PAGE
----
Later on, after Whelan made further inquiries, the clerk’s office admitted that there is no such rule forcing amici to use the case title listed in the court’s docket, just this clerk’s own personal view that “parties generally should use” the docketed case title.

Clearly, the prudent thing to do is to allow both sides to use either pronoun, but certainly not to make one (the anti-scientific term, by the way) the default position.

However, McNerney rushed to enforce her random guidance just in this case for obvious political reasons. In this case, McNerney violated her oath of office to “faithfully and impartially discharge” her duties (28 U.S. Code §951).

The court system is so far left, it has already decided to redefine the most immutable laws of nature. And this comes on the heels of another district judge’s decision (this time, in Pennsylvania) to codify transgenderism into the 14th Amendment.

Yup, there is no right to freedom of conscience, private property, or the Second Amendment, but somehow an amendment written in 1868 was intended to give someone the right to use a bathroom meant for the opposite sex. 

As James F. Wilson — chairman of the House Judiciary Committee who oversaw the drafting of the Civil Rights Act of 1866 and the 14th Amendment — noted at the time, the Equal Protection and Due Process clauses were “establishing no new right, declaring no new principle,” but rather codified in order to reiterate and “to protect and enforce those which belong to every citizen.”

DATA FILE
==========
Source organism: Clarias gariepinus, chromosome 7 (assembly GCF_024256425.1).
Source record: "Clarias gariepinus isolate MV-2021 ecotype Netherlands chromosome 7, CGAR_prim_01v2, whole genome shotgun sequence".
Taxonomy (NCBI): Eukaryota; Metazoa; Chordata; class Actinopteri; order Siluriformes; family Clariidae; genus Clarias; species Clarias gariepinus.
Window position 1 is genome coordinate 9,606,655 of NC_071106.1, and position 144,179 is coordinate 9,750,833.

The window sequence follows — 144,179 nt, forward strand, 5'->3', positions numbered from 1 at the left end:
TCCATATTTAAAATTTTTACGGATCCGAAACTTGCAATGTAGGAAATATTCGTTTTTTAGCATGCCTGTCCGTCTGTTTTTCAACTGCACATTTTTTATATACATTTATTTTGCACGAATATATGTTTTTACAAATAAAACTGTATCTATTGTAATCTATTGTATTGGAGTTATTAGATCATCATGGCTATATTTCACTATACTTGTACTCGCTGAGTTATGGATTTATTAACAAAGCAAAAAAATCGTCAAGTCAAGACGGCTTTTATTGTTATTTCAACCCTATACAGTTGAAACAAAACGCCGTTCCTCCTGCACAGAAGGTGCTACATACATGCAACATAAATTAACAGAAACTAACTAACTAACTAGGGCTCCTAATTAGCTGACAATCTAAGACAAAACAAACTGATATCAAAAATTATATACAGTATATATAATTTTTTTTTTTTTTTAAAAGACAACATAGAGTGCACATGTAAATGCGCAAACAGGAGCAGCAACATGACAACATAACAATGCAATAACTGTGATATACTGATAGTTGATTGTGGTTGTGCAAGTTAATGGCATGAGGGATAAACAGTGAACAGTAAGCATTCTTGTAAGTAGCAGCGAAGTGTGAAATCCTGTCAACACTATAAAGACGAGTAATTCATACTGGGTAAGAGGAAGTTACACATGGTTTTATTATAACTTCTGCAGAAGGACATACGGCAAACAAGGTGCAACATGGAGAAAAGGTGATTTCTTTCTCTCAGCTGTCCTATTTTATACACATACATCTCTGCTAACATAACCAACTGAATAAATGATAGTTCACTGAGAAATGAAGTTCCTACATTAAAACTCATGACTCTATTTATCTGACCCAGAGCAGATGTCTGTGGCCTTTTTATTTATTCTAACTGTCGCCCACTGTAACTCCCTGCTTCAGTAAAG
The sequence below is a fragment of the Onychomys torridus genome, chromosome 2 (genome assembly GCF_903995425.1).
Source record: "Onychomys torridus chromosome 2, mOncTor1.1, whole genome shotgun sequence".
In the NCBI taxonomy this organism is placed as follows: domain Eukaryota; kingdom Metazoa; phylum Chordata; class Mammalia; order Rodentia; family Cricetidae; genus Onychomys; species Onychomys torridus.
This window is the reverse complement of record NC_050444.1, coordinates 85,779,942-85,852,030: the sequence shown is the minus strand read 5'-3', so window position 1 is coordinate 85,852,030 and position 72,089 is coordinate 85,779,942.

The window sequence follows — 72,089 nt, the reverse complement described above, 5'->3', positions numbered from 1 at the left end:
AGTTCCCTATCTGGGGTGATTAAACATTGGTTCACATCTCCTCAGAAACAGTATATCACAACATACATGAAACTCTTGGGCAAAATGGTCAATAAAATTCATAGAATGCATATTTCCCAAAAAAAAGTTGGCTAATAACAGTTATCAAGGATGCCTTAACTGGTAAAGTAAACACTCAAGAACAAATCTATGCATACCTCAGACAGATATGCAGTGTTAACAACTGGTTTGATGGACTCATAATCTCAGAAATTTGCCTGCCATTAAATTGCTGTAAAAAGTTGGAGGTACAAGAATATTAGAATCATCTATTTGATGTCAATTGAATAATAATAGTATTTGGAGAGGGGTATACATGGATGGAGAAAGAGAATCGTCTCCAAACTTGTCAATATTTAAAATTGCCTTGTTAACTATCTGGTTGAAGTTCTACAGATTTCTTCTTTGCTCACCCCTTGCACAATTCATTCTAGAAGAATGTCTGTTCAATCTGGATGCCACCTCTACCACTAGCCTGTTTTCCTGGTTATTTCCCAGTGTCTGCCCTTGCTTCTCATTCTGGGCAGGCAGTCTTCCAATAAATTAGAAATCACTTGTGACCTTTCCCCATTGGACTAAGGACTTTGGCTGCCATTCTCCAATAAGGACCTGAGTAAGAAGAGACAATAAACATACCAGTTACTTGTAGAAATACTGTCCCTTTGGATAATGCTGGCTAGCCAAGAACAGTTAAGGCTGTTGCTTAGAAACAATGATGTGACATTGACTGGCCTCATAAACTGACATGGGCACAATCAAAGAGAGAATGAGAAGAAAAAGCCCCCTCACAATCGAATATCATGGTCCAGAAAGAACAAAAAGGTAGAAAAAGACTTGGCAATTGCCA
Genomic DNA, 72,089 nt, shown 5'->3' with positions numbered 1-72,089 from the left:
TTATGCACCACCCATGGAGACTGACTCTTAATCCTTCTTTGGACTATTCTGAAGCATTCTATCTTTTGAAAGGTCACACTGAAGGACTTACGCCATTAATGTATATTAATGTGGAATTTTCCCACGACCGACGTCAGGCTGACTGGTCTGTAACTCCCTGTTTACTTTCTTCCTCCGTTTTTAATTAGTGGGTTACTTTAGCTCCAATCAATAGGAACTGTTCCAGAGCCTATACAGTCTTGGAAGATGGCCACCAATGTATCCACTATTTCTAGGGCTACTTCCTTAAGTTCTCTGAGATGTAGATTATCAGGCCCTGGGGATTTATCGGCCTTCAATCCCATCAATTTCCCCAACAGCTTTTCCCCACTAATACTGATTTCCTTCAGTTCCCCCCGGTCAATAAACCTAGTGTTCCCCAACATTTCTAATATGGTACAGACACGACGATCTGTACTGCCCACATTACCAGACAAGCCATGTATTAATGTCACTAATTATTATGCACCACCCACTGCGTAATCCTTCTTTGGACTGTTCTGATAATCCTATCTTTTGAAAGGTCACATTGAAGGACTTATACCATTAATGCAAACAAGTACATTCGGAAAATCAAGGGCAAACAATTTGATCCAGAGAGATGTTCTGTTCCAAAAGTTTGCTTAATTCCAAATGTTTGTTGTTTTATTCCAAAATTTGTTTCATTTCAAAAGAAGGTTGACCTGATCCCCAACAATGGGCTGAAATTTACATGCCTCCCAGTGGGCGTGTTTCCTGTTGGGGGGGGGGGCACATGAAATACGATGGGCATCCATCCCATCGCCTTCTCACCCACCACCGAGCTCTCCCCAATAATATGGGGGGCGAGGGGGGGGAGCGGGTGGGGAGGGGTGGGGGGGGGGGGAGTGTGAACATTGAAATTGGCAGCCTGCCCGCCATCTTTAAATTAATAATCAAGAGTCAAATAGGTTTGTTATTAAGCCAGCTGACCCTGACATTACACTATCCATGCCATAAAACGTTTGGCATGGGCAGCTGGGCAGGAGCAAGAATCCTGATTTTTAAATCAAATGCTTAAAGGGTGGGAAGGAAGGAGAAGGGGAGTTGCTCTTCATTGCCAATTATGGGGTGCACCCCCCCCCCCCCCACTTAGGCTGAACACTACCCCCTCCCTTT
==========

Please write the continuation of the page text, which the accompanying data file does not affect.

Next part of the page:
No new principle indeed! Had Wilson only known his amendment would lead to lawfare with the power to alter an X chromosome. (No doubt, this principle of transgenderism comes from the same legal right to immigrate.)

This case further exposes another uncomfortable reality for conservatives regarding the courts: Last year, I listed 12 reasons why the federal judiciary is irremediably brokenGrimm reveals a 13th. The “deep state” of the judiciary, much like the deep state of the executive branch, is full of leftist lawyers no matter who sits on the court. And this is true up and down the lower courts. But unlike the executive branch, the judiciary is wrongly regarded as wielding the power of the supreme law of the land.

Chief Justice Roberts should rebuke McNerney and other staff who seek to tip the balance to one side of a litigation. Moreover, Congress needs to reassert its authority over some of these practices. Remember, unlike with the executive branch where the president has full authority over personnel, the judicial branch staff is completely subject to statutory regulations placed by Congress. Contrary to popular thought, the judiciary is not wholly independent from Congress (and certainly not “supreme”).

Unless Justice Kennedy miraculous discovers his inner intellectual honesty, we know how this case will end. Grimm will be the transgender version of Obergefell in which the most immutable law of nature is redefined.

Republicans were appallingly silent after Obergefell, and nothing indicates they will respond more vociferously to Grimm. The question is, “Will Congress continue to remain silent as unelected judges (and even unelected clerks) redefine marriage, sexuality, and the sovereignty of a nation?”

 

Daniel Horowitz is a senior editor of Conservative Review. Follow him on Twitter @RMConservative.